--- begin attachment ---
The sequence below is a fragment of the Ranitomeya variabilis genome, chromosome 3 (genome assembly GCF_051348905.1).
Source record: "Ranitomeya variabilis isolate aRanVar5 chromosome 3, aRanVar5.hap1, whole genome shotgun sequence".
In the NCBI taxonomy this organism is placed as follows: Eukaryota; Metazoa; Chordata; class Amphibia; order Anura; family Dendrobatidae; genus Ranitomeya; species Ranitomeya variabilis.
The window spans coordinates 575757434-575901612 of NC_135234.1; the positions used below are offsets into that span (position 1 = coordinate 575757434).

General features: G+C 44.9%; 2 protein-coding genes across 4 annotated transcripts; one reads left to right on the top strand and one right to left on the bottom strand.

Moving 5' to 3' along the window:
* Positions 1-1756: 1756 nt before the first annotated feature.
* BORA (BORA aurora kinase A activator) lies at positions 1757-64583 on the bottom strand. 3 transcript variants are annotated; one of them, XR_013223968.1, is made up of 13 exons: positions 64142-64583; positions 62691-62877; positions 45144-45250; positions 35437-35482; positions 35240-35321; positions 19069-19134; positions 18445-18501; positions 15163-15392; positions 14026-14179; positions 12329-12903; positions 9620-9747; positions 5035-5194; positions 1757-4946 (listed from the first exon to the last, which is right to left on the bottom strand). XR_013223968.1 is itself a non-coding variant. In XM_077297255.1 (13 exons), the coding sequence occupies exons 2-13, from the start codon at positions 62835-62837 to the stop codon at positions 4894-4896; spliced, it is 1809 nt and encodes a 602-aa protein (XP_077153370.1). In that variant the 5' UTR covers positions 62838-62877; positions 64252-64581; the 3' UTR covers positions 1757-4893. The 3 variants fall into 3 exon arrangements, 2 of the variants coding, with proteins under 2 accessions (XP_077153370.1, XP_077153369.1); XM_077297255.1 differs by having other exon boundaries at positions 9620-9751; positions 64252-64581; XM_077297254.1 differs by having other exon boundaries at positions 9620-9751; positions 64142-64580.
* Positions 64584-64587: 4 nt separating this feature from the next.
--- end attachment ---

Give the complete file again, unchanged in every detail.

The sequence below is a fragment of the Ranitomeya variabilis genome, chromosome 3 (genome assembly GCF_051348905.1).
Source record: "Ranitomeya variabilis isolate aRanVar5 chromosome 3, aRanVar5.hap1, whole genome shotgun sequence".
In the NCBI taxonomy this organism is placed as follows: Eukaryota; Metazoa; Chordata; class Amphibia; order Anura; family Dendrobatidae; genus Ranitomeya; species Ranitomeya variabilis.
The window spans coordinates 575757434-575901612 of NC_135234.1; the positions used below are offsets into that span (position 1 = coordinate 575757434).

General features: G+C 44.9%; 2 protein-coding genes across 4 annotated transcripts; one reads left to right on the top strand and one right to left on the bottom strand.

Moving 5' to 3' along the window:
* Positions 1-1756: 1756 nt before the first annotated feature.
* BORA (BORA aurora kinase A activator) lies at positions 1757-64583 on the bottom strand. 3 transcript variants are annotated; one of them, XR_013223968.1, is made up of 13 exons: positions 64142-64583; positions 62691-62877; positions 45144-45250; positions 35437-35482; positions 35240-35321; positions 19069-19134; positions 18445-18501; positions 15163-15392; positions 14026-14179; positions 12329-12903; positions 9620-9747; positions 5035-5194; positions 1757-4946 (listed from the first exon to the last, which is right to left on the bottom strand). XR_013223968.1 is itself a non-coding variant. In XM_077297255.1 (13 exons), the coding sequence occupies exons 2-13, from the start codon at positions 62835-62837 to the stop codon at positions 4894-4896; spliced, it is 1809 nt and encodes a 602-aa protein (XP_077153370.1). In that variant the 5' UTR covers positions 62838-62877; positions 64252-64581; the 3' UTR covers positions 1757-4893. The 3 variants fall into 3 exon arrangements, 2 of the variants coding, with proteins under 2 accessions (XP_077153370.1, XP_077153369.1); XM_077297255.1 differs by having other exon boundaries at positions 9620-9751; positions 64252-64581; XM_077297254.1 differs by having other exon boundaries at positions 9620-9751; positions 64142-64580.
* Positions 64584-64587: 4 nt separating this feature from the next.